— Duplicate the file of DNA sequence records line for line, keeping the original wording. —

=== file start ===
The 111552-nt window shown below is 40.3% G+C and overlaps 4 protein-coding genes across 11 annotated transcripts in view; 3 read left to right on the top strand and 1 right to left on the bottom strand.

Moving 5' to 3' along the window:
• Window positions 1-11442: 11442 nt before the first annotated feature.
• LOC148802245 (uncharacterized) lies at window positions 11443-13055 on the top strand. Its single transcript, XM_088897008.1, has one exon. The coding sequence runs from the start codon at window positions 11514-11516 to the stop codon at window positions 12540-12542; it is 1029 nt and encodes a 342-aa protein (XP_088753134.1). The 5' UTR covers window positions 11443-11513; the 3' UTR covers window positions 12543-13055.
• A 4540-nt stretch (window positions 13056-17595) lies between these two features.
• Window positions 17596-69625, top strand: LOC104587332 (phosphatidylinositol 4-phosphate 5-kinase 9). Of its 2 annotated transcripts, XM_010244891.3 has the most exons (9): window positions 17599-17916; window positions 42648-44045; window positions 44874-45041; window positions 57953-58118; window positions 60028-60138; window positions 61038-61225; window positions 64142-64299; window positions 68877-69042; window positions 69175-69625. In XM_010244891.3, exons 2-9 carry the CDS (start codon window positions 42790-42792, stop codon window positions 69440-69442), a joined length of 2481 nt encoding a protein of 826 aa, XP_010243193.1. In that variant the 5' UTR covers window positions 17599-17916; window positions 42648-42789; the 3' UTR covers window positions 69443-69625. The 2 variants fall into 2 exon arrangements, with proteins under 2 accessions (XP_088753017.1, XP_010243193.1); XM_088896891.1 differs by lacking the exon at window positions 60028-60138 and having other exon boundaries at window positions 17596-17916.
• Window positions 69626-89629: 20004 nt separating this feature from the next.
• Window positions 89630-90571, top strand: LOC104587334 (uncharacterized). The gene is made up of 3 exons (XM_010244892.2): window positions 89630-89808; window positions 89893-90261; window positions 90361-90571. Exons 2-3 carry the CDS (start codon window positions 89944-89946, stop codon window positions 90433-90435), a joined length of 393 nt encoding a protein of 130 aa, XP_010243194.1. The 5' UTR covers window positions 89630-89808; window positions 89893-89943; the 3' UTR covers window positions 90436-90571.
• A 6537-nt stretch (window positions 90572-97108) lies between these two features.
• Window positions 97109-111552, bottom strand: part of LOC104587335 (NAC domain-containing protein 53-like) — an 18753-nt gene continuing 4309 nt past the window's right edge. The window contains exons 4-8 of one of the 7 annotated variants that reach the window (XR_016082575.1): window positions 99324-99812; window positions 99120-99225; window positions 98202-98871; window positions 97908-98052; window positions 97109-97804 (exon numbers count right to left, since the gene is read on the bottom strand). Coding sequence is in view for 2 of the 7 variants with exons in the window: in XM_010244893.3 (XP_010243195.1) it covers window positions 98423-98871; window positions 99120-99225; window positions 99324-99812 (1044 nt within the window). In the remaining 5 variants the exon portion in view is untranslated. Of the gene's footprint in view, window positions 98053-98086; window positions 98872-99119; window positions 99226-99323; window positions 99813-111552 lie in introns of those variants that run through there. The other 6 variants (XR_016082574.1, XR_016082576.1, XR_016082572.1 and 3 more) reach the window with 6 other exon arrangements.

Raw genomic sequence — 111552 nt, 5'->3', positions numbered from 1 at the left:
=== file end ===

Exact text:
The 111552-nt window shown below is 40.3% G+C and overlaps 4 protein-coding genes across 11 annotated transcripts in view; 3 read left to right on the top strand and 1 right to left on the bottom strand.

Moving 5' to 3' along the window:
• Window positions 1-11442: 11442 nt before the first annotated feature.
• LOC148802245 (uncharacterized) lies at window positions 11443-13055 on the top strand. Its single transcript, XM_088897008.1, has one exon. The coding sequence runs from the start codon at window positions 11514-11516 to the stop codon at window positions 12540-12542; it is 1029 nt and encodes a 342-aa protein (XP_088753134.1). The 5' UTR covers window positions 11443-11513; the 3' UTR covers window positions 12543-13055.
• A 4540-nt stretch (window positions 13056-17595) lies between these two features.
• Window positions 17596-69625, top strand: LOC104587332 (phosphatidylinositol 4-phosphate 5-kinase 9). Of its 2 annotated transcripts, XM_010244891.3 has the most exons (9): window positions 17599-17916; window positions 42648-44045; window positions 44874-45041; window positions 57953-58118; window positions 60028-60138; window positions 61038-61225; window positions 64142-64299; window positions 68877-69042; window positions 69175-69625. In XM_010244891.3, exons 2-9 carry the CDS (start codon window positions 42790-42792, stop codon window positions 69440-69442), a joined length of 2481 nt encoding a protein of 826 aa, XP_010243193.1. In that variant the 5' UTR covers window positions 17599-17916; window positions 42648-42789; the 3' UTR covers window positions 69443-69625. The 2 variants fall into 2 exon arrangements, with proteins under 2 accessions (XP_088753017.1, XP_010243193.1); XM_088896891.1 differs by lacking the exon at window positions 60028-60138 and having other exon boundaries at window positions 17596-17916.
• Window positions 69626-89629: 20004 nt separating this feature from the next.
• Window positions 89630-90571, top strand: LOC104587334 (uncharacterized). The gene is made up of 3 exons (XM_010244892.2): window positions 89630-89808; window positions 89893-90261; window positions 90361-90571. Exons 2-3 carry the CDS (start codon window positions 89944-89946, stop codon window positions 90433-90435), a joined length of 393 nt encoding a protein of 130 aa, XP_010243194.1. The 5' UTR covers window positions 89630-89808; window positions 89893-89943; the 3' UTR covers window positions 90436-90571.
• A 6537-nt stretch (window positions 90572-97108) lies between these two features.
• Window positions 97109-111552, bottom strand: part of LOC104587335 (NAC domain-containing protein 53-like) — an 18753-nt gene continuing 4309 nt past the window's right edge. The window contains exons 4-8 of one of the 7 annotated variants that reach the window (XR_016082575.1): window positions 99324-99812; window positions 99120-99225; window positions 98202-98871; window positions 97908-98052; window positions 97109-97804 (exon numbers count right to left, since the gene is read on the bottom strand). Coding sequence is in view for 2 of the 7 variants with exons in the window: in XM_010244893.3 (XP_010243195.1) it covers window positions 98423-98871; window positions 99120-99225; window positions 99324-99812 (1044 nt within the window). In the remaining 5 variants the exon portion in view is untranslated. Of the gene's footprint in view, window positions 98053-98086; window positions 98872-99119; window positions 99226-99323; window positions 99813-111552 lie in introns of those variants that run through there. The other 6 variants (XR_016082574.1, XR_016082576.1, XR_016082572.1 and 3 more) reach the window with 6 other exon arrangements.

Raw genomic sequence — 111552 nt, 5'->3', positions numbered from 1 at the left: